Geological dating problems

So geologists have assumed these radioactive decay rates have been constant for billions of years.

geological dating problems-3

This source already had both rubidium and strontium.

To make matters even worse for the claimed reliability of these radiometric dating methods, these same basalts that flowed from the top of the Canyon yield a samarium-neodymium age of about 916 million years,5 and a uranium-lead age of about 2.6 billion years!

When we look at sand in an hourglass, we can estimate how much time has passed based on the amount of sand that has fallen to the bottom.

Radioactive rocks offer a similar “clock.” Radioactive atoms, such as uranium (the parent isotopes), decay into stable atoms, such as lead (the daughter isotopes), at a measurable rate.

The rate of uranium decay must have been at least 250,000 times faster than today’s measured rate! As this article has illustrated, rocks may have inherited parent and daughter isotopes from their sources, or they may have been contaminated when they moved through other rocks to their current locations.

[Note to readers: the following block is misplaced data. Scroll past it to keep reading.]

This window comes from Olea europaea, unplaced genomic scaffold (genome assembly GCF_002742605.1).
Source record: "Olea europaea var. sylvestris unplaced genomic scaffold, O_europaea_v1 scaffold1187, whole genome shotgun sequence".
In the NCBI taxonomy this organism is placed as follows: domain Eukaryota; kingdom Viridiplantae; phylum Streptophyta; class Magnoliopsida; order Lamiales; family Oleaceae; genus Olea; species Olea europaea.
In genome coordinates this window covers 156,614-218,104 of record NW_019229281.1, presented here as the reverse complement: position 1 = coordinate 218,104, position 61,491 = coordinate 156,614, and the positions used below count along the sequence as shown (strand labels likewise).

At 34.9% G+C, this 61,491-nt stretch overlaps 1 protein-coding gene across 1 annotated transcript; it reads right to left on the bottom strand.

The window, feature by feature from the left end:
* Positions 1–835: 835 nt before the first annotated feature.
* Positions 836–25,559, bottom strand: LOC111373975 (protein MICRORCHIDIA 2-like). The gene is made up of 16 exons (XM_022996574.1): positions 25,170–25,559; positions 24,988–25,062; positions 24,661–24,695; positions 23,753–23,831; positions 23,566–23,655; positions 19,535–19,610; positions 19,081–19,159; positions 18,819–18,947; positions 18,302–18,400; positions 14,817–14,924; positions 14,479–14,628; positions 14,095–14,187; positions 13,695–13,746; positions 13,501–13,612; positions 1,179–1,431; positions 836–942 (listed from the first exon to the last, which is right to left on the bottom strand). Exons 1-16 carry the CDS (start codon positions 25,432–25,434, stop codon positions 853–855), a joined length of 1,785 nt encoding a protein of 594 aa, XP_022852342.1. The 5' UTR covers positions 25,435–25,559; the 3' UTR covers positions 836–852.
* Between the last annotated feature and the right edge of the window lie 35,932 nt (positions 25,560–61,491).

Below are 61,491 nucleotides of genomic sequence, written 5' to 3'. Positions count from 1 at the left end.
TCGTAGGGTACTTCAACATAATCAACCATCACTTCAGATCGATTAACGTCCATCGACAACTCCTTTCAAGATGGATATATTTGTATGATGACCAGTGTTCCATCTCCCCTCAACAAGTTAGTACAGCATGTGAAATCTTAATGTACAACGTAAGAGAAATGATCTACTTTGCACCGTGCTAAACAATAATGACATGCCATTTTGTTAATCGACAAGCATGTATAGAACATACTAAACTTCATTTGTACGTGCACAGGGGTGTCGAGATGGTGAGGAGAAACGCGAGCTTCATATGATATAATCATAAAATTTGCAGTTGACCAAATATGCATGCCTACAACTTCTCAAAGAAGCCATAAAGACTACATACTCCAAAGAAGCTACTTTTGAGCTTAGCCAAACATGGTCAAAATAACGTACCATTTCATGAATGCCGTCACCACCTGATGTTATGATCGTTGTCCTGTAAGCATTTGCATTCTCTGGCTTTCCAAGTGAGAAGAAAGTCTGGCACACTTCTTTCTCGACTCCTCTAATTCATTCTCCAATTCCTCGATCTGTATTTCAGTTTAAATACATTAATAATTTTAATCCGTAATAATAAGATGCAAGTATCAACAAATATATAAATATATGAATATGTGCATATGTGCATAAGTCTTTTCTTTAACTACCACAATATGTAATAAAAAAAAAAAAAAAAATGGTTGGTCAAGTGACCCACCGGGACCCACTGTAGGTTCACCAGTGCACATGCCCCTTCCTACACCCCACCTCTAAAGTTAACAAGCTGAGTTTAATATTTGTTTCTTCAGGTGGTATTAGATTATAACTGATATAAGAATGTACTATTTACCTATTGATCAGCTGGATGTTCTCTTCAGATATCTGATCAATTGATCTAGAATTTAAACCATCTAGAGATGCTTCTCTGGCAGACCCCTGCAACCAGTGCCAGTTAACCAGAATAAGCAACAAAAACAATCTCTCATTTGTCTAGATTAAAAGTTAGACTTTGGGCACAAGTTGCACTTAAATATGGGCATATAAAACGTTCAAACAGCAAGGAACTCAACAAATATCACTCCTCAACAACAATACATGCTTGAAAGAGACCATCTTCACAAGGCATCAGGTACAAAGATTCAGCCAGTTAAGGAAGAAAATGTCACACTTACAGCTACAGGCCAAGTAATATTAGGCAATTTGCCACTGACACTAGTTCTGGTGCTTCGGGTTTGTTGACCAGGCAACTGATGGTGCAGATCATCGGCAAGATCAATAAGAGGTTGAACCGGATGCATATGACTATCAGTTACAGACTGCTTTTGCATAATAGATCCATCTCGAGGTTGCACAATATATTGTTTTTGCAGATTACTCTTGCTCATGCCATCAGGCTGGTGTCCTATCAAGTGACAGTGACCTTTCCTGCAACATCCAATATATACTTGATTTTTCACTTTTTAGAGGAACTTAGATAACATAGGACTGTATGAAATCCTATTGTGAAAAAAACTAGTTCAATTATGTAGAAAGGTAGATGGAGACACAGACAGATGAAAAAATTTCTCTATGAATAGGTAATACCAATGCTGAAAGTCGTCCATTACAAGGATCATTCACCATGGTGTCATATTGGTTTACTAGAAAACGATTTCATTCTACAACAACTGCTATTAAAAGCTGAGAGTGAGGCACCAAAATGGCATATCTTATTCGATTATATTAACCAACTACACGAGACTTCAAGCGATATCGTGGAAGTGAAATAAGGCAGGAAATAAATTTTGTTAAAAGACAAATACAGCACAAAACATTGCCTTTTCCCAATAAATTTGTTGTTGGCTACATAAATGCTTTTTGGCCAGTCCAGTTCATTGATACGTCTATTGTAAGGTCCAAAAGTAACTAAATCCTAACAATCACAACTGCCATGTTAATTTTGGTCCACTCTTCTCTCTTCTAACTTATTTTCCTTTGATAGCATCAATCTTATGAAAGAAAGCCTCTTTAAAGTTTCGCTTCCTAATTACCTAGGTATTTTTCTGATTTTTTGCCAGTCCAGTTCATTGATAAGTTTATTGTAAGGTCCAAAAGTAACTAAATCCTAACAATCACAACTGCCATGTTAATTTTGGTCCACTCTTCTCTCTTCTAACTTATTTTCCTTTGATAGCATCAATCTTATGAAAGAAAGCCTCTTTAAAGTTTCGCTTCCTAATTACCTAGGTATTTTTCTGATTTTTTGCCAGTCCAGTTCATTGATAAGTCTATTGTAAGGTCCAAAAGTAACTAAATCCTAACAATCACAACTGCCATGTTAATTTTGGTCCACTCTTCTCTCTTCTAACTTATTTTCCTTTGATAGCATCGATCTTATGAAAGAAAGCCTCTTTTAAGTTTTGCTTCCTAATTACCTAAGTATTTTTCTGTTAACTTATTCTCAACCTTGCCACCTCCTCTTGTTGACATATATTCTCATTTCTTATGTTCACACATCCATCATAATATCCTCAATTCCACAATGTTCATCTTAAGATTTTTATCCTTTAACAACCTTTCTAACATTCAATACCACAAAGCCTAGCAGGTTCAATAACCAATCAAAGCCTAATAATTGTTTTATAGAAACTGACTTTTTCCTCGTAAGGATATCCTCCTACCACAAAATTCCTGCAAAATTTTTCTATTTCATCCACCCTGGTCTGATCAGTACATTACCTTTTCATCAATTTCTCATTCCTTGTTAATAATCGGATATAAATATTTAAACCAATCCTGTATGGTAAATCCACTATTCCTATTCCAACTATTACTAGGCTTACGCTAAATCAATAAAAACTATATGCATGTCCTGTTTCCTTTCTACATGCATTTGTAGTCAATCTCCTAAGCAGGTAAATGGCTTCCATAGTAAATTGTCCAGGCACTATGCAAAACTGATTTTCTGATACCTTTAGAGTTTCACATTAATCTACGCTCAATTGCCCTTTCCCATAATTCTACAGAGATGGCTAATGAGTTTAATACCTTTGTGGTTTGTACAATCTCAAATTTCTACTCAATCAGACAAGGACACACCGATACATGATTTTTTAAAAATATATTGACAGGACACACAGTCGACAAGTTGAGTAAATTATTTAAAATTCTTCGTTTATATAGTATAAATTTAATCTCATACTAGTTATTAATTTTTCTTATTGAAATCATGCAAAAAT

Or inflowing water may have mixed isotopes into the rocks.

6 The problems with contamination, as with inheritance, are already well-documented in the textbooks on radioactive dating of rocks.7 Unlike the hourglass, where its two bowls are sealed, the radioactive “clock” in rocks is open to contamination by gain or loss of parent or daughter isotopes because of waters flowing in the ground from rainfall and from the molten rocks beneath volcanoes.

Similarly, as molten lava rises through a conduit from deep inside the earth to be erupted through a volcano, pieces of the conduit wallrocks and their isotopes can mix into the lava and contaminate it.

8 Physicists have carefully measured the radioactive decay rates of parent radioisotopes in laboratories over the last 100 or so years and have found them to be essentially constant (within the measurement error margins).

Furthermore, they have not been able to significantly change these decay rates by heat, pressure, or electrical and magnetic fields.

Yet this view is based on a misunderstanding of how radiometric dating works.

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